Chamba Rumal registered with Geographical Indications

Chamba Rumals could be found in the collection of Indian and foreign museums like Victoria and Albert Museum who preserve a very fine and long Chamba wall hanging , depicting scenes from the Mahabharata , embroidered in the early nineteenth century. Chamba Rumal is a generic name for embroidery stitched by household women in different regions of Himachal Pradesh and Jammu. As wall hangings and museum pieces, Chamba Rumals depict the phase when the style of the miniature school of painting translated itself to the field of needle work .They are generally two to three square feet and depict themes from mythology, Pahari miniatures, ragas and raginis, Shrimad bhagwat, action of kings during hunting, raslila and so on embroidered on coarse cloth with glossy untwisted threads.[/lang_en][lang_de][/lang_de][lang_en]

The outline is executed in charcoal and then given to an artist who fills in all the details ranging from the inner composition to the floral or geometric border around the pictures. Both sides of the cloth are stitched simultaneously, so that the space on both sides is filled up making the design on both faces look equally effective and similar in content. This is why this technique is called Dorukha (Persian term meaning two faces), where there is no knot in the thread used.

In Chamba, during old days it was very important to give Chamba Rumal in dowry of a girl, a practice not visible in the marriages. After embroidery, the very important part is wooden frame fixed with glass and moving sides, another feature that is hard to find in lieu of shortage of carpenters who know how to prepare such frames.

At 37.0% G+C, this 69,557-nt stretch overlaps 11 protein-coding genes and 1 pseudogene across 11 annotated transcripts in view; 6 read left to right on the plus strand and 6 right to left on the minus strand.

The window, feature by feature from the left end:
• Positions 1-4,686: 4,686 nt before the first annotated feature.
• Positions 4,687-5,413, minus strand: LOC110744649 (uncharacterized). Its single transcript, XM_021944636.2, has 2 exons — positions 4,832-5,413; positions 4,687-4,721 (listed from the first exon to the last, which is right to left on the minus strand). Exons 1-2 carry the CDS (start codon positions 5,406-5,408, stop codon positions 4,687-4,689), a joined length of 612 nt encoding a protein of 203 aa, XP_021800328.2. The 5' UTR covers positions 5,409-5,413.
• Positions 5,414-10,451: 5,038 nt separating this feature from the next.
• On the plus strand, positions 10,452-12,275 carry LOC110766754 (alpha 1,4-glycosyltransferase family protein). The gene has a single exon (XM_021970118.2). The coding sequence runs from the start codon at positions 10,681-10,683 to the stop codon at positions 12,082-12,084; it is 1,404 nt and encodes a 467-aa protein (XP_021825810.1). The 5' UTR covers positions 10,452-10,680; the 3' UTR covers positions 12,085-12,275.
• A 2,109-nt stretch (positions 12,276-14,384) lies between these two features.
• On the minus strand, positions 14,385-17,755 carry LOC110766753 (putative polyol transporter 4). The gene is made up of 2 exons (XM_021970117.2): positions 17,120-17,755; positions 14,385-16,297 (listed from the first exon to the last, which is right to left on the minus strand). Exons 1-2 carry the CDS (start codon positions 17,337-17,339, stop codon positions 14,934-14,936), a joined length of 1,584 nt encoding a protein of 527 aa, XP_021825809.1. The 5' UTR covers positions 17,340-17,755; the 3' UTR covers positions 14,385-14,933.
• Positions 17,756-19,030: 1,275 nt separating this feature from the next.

As objects art they are still available today, but comparatively costly as the price ranges from Rs.250.00 to 10, 000, 00 depending upon the size, motif and the intricacy in making it. The Himachal Government releasing it as value took necessary steps to revive this style of embroidery and started a training centre in Chamba town. In the year 1974, a Master crafts man award was given to Maheshi Devi, better known as Adhyapika Jee by the then President of India and in 1993, Lalita Vakil also received the award on Chamba Rumal. Thereafter Chhimbi devi, Kamla Nayyer have also received the State awards and recommendations of Government of India.

Meanwhile, NGO’S have come forward to save this old tradition and dying art of Chamba but they are not given much importance by the Government Departments, although now a days more than 500 ladies and girls are working on Chamba Rumal embroidery after training.

Now with the efforts of the HP State Government the Himachal Pradesh Patent Information Centre of HP State Council for Science , Technology & Environment, Chamba Rumal has been registered as Geographical Indication [GI]  by the Geographical Indications Registry.The Chamba Rumal  produced in the Chamba region by authorized artisans can only be sold as Chamba Rumal and no unauthorized person outside Chamba geographical region can sell or  produce the Chamba Rumal. Any one selling or producing fake Chamba Rumals is liable for a penality of Rs fifty thousand to Rs two lakhs or imprisonment of six months to three years or both under the Geographical Indications Act 1999.

In the name of Chamba Rumal and art no one can dare to sell other material with the patent of Chamba Rumal the state government has done a wonderful job. Now, an embroider can file a suit in the court and state Government has the power to punish such firm or person.

(By Swaran Deepak Raina)

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